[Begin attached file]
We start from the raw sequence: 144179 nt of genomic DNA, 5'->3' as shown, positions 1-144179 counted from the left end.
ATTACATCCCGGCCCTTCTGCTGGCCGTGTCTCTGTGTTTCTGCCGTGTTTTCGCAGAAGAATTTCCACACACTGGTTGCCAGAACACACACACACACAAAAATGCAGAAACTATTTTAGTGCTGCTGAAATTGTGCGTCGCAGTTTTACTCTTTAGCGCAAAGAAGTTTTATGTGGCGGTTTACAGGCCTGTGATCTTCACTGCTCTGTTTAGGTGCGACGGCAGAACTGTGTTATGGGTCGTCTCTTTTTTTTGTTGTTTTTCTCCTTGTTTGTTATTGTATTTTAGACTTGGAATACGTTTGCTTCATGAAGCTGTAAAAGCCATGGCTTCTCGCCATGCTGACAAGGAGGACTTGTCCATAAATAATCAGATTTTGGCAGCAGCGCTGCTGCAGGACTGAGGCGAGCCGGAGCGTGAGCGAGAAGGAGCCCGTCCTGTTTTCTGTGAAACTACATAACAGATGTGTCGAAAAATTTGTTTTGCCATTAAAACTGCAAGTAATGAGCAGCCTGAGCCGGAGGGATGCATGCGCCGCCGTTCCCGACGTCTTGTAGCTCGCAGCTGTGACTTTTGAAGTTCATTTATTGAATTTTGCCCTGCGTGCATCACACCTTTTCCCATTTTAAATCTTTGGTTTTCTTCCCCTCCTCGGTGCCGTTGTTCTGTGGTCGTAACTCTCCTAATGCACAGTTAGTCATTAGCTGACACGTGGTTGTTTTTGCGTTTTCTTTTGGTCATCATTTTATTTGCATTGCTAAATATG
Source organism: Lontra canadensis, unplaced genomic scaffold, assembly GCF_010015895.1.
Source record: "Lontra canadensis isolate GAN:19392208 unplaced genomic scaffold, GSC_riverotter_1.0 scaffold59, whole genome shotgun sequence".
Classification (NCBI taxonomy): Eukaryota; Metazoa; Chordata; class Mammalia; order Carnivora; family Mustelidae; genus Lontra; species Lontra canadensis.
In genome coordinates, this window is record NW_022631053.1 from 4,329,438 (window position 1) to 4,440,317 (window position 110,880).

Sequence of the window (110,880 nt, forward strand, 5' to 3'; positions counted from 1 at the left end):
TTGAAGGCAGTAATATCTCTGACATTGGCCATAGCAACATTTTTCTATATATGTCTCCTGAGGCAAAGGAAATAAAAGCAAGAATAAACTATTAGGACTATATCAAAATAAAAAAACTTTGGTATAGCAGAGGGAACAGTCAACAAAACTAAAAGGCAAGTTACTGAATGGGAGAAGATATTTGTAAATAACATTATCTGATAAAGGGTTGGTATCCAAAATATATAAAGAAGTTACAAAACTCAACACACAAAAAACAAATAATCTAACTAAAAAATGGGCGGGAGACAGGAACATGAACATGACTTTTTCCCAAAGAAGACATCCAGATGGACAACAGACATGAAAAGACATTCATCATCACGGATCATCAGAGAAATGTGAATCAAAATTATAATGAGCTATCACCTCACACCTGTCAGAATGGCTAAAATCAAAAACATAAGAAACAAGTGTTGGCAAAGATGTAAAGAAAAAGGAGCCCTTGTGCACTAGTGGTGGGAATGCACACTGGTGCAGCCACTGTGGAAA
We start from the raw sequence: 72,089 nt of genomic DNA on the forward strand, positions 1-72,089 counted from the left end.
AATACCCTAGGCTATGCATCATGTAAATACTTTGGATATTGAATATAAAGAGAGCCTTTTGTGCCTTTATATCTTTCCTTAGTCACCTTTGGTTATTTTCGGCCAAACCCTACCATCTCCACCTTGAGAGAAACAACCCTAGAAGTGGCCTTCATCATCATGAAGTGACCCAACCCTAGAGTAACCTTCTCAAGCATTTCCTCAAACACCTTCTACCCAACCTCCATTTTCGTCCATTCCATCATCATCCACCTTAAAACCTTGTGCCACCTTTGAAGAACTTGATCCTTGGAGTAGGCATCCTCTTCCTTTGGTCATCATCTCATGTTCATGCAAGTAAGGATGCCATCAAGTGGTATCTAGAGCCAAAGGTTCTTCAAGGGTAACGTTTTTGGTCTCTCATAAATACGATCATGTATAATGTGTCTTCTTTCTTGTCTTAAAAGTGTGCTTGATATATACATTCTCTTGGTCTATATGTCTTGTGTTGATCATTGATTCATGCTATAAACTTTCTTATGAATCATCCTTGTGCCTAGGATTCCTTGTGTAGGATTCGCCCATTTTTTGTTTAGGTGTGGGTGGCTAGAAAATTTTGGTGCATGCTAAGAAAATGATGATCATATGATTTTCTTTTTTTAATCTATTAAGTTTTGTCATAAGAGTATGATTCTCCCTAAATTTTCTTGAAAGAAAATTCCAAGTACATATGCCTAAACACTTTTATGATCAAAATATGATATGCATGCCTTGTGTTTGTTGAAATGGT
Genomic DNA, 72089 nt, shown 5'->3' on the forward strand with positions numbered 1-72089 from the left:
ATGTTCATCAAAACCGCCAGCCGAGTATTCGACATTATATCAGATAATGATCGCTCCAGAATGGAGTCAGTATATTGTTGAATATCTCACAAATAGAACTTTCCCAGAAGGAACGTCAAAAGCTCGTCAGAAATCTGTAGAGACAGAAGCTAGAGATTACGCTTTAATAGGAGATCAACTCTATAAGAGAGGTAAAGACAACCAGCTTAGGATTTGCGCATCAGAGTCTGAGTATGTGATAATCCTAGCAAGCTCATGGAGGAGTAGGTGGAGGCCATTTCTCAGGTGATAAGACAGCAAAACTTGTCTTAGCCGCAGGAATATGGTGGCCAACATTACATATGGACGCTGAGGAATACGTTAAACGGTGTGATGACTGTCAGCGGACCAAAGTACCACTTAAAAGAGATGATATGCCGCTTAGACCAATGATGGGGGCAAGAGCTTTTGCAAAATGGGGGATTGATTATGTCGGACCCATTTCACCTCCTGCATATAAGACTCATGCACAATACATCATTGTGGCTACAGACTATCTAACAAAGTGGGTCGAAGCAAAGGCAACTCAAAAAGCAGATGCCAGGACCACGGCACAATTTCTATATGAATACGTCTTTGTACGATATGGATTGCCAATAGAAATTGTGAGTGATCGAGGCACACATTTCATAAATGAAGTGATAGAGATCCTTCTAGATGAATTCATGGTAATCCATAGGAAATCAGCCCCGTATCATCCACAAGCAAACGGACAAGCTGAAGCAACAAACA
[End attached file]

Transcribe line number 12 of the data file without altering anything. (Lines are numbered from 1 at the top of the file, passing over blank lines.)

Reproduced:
ATGTTCATCAAAACCGCCAGCCGAGTATTCGACATTATATCAGATAATGATCGCTCCAGAATGGAGTCAGTATATTGTTGAATATCTCACAAATAGAACTTTCCCAGAAGGAACGTCAAAAGCTCGTCAGAAATCTGTAGAGACAGAAGCTAGAGATTACGCTTTAATAGGAGATCAACTCTATAAGAGAGGTAAAGACAACCAGCTTAGGATTTGCGCATCAGAGTCTGAGTATGTGATAATCCTAGCAAGCTCATGGAGGAGTAGGTGGAGGCCATTTCTCAGGTGATAAGACAGCAAAACTTGTCTTAGCCGCAGGAATATGGTGGCCAACATTACATATGGACGCTGAGGAATACGTTAAACGGTGTGATGACTGTCAGCGGACCAAAGTACCACTTAAAAGAGATGATATGCCGCTTAGACCAATGATGGGGGCAAGAGCTTTTGCAAAATGGGGGATTGATTATGTCGGACCCATTTCACCTCCTGCATATAAGACTCATGCACAATACATCATTGTGGCTACAGACTATCTAACAAAGTGGGTCGAAGCAAAGGCAACTCAAAAAGCAGATGCCAGGACCACGGCACAATTTCTATATGAATACGTCTTTGTACGATATGGATTGCCAATAGAAATTGTGAGTGATCGAGGCACACATTTCATAAATGAAGTGATAGAGATCCTTCTAGATGAATTCATGGTAATCCATAGGAAATCAGCCCCGTATCATCCACAAGCAAACGGACAAGCTGAAGCAACAAACA